Muleshoe Creek Riparian Restoration Project March 19-22
Spring Basin Wilderness
Spring Basin Wilderness
Spring Basin Wilderness
With 10,000 acres of undulating terrain, secluded canyons and spectacular vantages of the John Day Country, Spring Basin is magnificent to explore This public treasure, forever protected as Wilderness, offers a profusion of desert wildflowers in the spring and year-round recreational opportunities for hikers, horseback
Muleshoe Creek is a tributary of the upper John Day near Service Creek. The mile-long reach of stream is protected by conservation easements. Significant restoration work is already underway here: the ranch upstream has conducted significant juniper cutting and the landowner cooperating with us has done juniper work as well as riparian plantings, caging and repaired all the boundary fences. However, despite significant growth in the riparian vegetation and a positive response of upland vegetation, some gaps still remain in species diversity, and maintaining surface flow throughout the year. ONDA has been invited to help remedy this situation.
Our work on the project in the spring will entail planting additional riparian trees in the form of cut “slips” or sticks. No experience is necessary: we will teach you everything you need to know to work safely and ensure a high chance of survival for the plants. There is ample opportunity to work at your own pace and on aspects that work best with your physical capabilities.
Monday, March 19, 5 p.m.: We will meet at the worksite in Muleshoe Creek. Meet the land-owner, set up camp and discuss the plans for the coming day.
Tuesday, March 20, 8 a.m.: walk the 100 yards or so to where we will start our work for the day. Be prepared for a day of physical labor, and doing some creative planting of willows directly into the stream bed.
Wednesday, March 21, a.m.: Another full day of work.
Thursday, March 22, 9 a.m.: After breakfast, we will break down camp and head home.
We will be car camping Muleshoe Creek itself, within walking distance of the work sites. This is not a developed/commercial campground (see map link above).
Weather at this time of year can be cold and rainy or warm and sunny, so folks will need to be adaptable as we will be working rain or shine. While work will be physical and last all day, there is ample opportunity to rest and pace oneself according to each person’s ability.
Trip highlights and challenges
Getting to help be part of a project that is putting the “finishing touches” on improving an area: lets you see a jump start in the progress of these sorts of restoration projects.
Experience the satisfaction of doing work that you can look back at and see a difference: even from Google Earth in a few years!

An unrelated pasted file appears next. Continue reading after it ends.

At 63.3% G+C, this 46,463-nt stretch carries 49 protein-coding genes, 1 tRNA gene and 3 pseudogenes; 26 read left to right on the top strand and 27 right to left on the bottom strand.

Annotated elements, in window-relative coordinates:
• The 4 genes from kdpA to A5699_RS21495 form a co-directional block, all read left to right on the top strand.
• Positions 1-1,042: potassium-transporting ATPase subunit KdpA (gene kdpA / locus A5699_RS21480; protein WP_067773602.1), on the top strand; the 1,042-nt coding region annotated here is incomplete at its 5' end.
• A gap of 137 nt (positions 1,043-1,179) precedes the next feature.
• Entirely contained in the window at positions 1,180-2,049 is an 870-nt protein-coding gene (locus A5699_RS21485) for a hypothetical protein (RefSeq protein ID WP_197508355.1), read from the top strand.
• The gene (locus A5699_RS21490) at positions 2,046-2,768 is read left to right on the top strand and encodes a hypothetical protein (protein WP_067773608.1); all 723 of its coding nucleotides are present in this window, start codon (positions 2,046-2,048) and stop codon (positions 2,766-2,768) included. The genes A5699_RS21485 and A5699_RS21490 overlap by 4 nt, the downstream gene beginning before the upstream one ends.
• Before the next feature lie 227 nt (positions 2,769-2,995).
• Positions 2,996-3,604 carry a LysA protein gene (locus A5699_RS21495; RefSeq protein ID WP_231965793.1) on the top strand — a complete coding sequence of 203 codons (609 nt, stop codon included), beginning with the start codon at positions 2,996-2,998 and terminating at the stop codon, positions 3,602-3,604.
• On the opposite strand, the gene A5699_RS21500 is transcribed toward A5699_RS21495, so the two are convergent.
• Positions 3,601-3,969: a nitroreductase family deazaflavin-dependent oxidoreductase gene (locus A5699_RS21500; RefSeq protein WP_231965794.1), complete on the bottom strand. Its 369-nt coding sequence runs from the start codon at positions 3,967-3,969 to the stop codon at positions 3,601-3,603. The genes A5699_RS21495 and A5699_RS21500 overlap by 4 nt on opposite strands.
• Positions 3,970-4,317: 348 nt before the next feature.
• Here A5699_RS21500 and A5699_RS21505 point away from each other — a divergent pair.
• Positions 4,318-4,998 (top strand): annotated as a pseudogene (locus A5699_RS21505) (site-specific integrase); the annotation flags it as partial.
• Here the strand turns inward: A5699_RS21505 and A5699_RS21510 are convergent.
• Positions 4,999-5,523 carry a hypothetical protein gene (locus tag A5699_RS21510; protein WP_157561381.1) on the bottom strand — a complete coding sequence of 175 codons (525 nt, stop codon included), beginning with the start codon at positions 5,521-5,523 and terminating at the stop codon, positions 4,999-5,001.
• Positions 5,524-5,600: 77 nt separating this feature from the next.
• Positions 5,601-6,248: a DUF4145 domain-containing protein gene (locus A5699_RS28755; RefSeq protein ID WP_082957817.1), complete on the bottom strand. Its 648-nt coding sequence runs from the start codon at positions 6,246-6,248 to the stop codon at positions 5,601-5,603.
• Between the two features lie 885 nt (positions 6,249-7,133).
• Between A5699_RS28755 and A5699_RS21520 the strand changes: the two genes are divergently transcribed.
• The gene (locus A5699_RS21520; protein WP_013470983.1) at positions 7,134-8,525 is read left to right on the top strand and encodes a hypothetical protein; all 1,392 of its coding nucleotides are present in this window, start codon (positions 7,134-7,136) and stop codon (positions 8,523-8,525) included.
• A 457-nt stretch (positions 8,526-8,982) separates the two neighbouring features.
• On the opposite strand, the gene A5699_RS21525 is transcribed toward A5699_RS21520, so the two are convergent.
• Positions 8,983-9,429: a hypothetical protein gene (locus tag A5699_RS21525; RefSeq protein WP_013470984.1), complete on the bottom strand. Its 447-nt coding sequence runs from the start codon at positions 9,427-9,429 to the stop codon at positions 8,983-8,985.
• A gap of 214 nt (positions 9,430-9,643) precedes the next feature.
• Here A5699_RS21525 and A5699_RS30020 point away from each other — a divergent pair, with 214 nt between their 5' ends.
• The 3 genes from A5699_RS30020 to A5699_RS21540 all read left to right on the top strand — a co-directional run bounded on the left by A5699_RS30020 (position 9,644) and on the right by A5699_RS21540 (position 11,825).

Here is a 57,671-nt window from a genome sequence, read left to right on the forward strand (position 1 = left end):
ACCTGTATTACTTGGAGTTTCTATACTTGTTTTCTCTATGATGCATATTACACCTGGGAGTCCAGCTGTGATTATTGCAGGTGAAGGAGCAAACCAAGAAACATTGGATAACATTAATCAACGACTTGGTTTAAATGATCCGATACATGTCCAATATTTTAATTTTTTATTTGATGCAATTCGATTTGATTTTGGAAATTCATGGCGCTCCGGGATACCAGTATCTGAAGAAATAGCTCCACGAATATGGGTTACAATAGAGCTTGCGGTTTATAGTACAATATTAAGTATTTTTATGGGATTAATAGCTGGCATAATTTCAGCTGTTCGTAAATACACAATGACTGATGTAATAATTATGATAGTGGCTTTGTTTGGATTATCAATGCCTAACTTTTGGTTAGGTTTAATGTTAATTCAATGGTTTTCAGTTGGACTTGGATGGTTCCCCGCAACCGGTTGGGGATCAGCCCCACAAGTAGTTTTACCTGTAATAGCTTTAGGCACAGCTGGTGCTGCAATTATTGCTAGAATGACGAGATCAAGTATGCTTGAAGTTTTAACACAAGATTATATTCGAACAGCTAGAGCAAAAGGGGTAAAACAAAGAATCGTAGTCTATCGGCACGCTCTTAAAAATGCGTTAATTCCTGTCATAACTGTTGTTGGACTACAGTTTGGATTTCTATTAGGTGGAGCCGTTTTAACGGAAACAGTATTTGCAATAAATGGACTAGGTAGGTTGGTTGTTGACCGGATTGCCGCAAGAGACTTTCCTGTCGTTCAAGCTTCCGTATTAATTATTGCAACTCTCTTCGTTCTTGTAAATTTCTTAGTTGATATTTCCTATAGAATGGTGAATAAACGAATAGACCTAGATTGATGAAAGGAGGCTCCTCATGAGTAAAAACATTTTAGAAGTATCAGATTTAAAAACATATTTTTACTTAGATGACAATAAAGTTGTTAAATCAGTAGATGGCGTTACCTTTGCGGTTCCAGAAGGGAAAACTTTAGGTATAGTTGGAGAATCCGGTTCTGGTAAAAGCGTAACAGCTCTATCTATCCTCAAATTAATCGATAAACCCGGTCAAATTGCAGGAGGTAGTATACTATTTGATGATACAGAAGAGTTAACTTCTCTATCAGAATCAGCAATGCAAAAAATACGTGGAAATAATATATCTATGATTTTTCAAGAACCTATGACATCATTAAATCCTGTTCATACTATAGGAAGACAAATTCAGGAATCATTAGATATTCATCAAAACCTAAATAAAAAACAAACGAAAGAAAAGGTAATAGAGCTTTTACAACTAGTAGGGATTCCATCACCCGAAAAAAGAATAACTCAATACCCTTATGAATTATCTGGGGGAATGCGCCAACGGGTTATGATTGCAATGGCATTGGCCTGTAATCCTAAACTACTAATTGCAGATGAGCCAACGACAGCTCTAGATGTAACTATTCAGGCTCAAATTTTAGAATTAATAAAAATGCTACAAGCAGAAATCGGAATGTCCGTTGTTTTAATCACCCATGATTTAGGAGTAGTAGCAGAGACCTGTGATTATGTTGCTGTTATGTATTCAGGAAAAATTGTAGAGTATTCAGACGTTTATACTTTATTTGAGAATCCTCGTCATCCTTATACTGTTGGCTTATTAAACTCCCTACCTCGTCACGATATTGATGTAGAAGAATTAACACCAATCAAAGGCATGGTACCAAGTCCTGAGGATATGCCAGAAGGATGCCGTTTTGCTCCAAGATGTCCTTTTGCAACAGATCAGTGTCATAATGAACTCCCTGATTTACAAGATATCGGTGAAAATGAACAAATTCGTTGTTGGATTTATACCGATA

Some of the work can be physically strenuous and potentially wet, and temperatures can fluctuate widely during this time of year.
Participants are responsible for their own food, camping gear as well as transportation to and from the trip. Sturdy off-trail ankle-high boots or rubber knee-boots are needed for this trip. Participants should be prepared to be away from camp all day each of the work days.
ONDA will provide tools for the work, some group camping equipment (shade tent, tables for cooking, wash bins for kitchen cleanup, an outhouse, and some camp chairs), expert leadership, and we can teach you all you need to know about riparian restoration! And yes, I will have hot water ready for folks to use at mealtimes, and espresso waiting for folks in the morning.
An ONDA registration application and medical form are required for this trip.
You only need to fill this form out once per year and can join additional trips this year by emailing the trip leader directly. You will receive a confirmation email within 10 working days of submitting your form. The confirmation email will provide information regarding which trips you are on the “participant list” for, and which trips are full, and therefore you have been placed on the “waitlist.”
Six weeks before the start of the trip, the trip leader will send out an RSVP to make sure everyone is still able to participate. Based on RSVPs, open spaces will be backfilled with people from the waitlist.
Three weeks before the trip start date, registered and confirmed participants will receive driving instructions, maps, carpooling options, and additional information in an email sent by the trip leader
If you have any questions in the meantime, please don’t hesitate to contact the trip leader.
This trip will be led by ONDA's Riparian Restoration Coordinator, Jefferson Jacobs. email@example.com (5410 330-2638
Types of Restoration
Hard-working ONDA volunteers have planted thousands of trees, restored dozens of miles of streams, decommissioned old roads, and removed enough barbed wire to stretch from one end of Oregon to […]
Spring Basin Wilderness With 10,000 acres of undulating terrain, secluded canyons and spectacular vantages of the John Day Country, Spring Basin is magnificent to explore. This public treasure, forever protected […]